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Monday, October 2, 2023

Reputation matters


Of recent, Gambians who worked at our embassy in Washington DC, the United States of America have been expelled and given a deadline to leave that country for allegedly being involved in some visa fraud and other malpractices. It could also be recalled that some other Gambians in other embassies had been allegedly involved in some fraudulent activities in recent years. These incidents are certainly not good for the image of the country.

It is well-known that reputation is extremely important, especially in this very competitive world. The citizens of a country anywhere in the world serve as unofficial ambassadors of that country. This means that whatever they do, the country is generally judged according to their actions. For instance, if a Gambian living in the UK does anything bad, that action in some measure tarnishes the image of the country.

Imagine then the effect of fraudulent behavior of the people specially chosen by the government to represent the country in a foreign land. Does it not follow that this will be even more damaging to the reputation of the country? It is rather unfortunate that people chosen by our government are involved in actions which warranted their expulsion from those countries.

The Gambia being a third world developing country, certainly needs its diplomatic services to be such that they portray the country in an excellent light so as to attract investment and other benefits from other countries particularly richer ones which we often refer to as traditional donors. A dent in our image is therefore like a dent in our coffers as people will think twice before investing their time and resources in a country known for dubious practices.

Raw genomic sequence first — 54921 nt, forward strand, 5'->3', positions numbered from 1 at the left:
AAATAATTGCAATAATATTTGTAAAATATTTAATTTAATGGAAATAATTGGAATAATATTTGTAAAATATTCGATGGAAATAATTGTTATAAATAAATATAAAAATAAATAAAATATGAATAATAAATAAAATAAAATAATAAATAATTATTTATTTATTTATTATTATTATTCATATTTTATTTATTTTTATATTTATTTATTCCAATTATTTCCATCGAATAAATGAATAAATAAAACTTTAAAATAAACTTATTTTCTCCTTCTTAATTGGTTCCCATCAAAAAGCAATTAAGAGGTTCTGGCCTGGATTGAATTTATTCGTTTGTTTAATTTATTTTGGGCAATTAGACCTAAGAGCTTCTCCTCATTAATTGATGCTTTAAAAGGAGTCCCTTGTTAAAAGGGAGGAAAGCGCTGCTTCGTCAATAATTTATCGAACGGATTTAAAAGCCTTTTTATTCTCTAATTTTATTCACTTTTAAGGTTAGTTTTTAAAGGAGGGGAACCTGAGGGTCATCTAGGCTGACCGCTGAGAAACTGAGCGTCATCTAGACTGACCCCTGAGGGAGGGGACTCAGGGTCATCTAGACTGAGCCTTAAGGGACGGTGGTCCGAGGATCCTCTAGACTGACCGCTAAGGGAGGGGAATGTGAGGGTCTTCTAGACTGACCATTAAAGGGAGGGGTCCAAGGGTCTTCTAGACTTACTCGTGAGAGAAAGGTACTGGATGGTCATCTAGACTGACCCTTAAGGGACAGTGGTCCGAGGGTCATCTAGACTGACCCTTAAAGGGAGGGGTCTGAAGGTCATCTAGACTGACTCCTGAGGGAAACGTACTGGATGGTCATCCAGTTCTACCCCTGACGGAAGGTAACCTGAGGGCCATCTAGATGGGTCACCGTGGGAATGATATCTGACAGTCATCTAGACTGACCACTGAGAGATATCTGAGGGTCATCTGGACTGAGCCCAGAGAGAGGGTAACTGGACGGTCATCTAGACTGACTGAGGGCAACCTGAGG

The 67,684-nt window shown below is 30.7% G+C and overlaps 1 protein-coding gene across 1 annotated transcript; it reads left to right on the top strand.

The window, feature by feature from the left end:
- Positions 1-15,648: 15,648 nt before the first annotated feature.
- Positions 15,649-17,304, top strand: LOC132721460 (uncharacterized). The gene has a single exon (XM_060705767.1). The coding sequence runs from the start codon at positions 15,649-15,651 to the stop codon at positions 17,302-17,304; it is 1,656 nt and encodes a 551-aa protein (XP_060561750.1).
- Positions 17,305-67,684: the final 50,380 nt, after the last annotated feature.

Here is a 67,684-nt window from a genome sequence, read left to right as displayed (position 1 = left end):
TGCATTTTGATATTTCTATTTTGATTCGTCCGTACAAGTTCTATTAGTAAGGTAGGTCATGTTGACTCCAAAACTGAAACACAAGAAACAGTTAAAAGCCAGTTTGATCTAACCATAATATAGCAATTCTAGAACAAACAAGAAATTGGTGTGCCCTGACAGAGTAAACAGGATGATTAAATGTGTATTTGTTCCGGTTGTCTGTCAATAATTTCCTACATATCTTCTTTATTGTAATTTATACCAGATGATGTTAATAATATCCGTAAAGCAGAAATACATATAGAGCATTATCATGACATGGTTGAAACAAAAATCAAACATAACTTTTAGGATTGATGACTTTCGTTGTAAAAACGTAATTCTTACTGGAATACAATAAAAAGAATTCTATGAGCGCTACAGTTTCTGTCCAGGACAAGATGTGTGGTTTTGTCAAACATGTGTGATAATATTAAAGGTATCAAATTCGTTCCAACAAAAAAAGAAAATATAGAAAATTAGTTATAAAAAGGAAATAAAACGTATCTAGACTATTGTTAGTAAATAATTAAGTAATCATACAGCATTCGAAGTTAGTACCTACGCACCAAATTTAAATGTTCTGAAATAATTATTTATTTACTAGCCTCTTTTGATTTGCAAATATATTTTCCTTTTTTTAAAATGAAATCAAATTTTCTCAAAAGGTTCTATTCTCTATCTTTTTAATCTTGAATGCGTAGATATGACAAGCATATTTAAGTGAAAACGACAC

Every country in the world needs to sell its image so as to gain respect and honour among the comity of nations so that when they speak the world will listen. This means therefore that it is not just anyone that we can send to our foreign missions to represent us. The people who represent the country need to be people of integrity and who are highly knowledgeable in diplomacy and international relations.

Unfortunately, it seems that the overriding qualification for appointment in our foreign service is loyalty to the government – which is not bad in itself as every government wishes to portray its beliefs and policies – but in addition to being loyal to a government, one needs to have the prerequisite knowledge and have integrity and be ready to sacrifice for the nation. 

Do we really vet the people that we send to our foreign services? If we do, then we need to be stricter in these. But if we don’t vet them, then why on earth don’t we? We all remember the diplomatic passport saga and the damage it did to the image of the country. If we now have to grapple with a number of our diplomats being expelled from a country like the United States of America, one can only imagine what harm that can do to our reputation.

It is important to put accountability measures in place to ensure that something like this does not happen again. Those people who have been expelled have to be prosecuted so as to set an example so that others will learn from it and not do a similar thing when they are posted outside.

Reputation matters!

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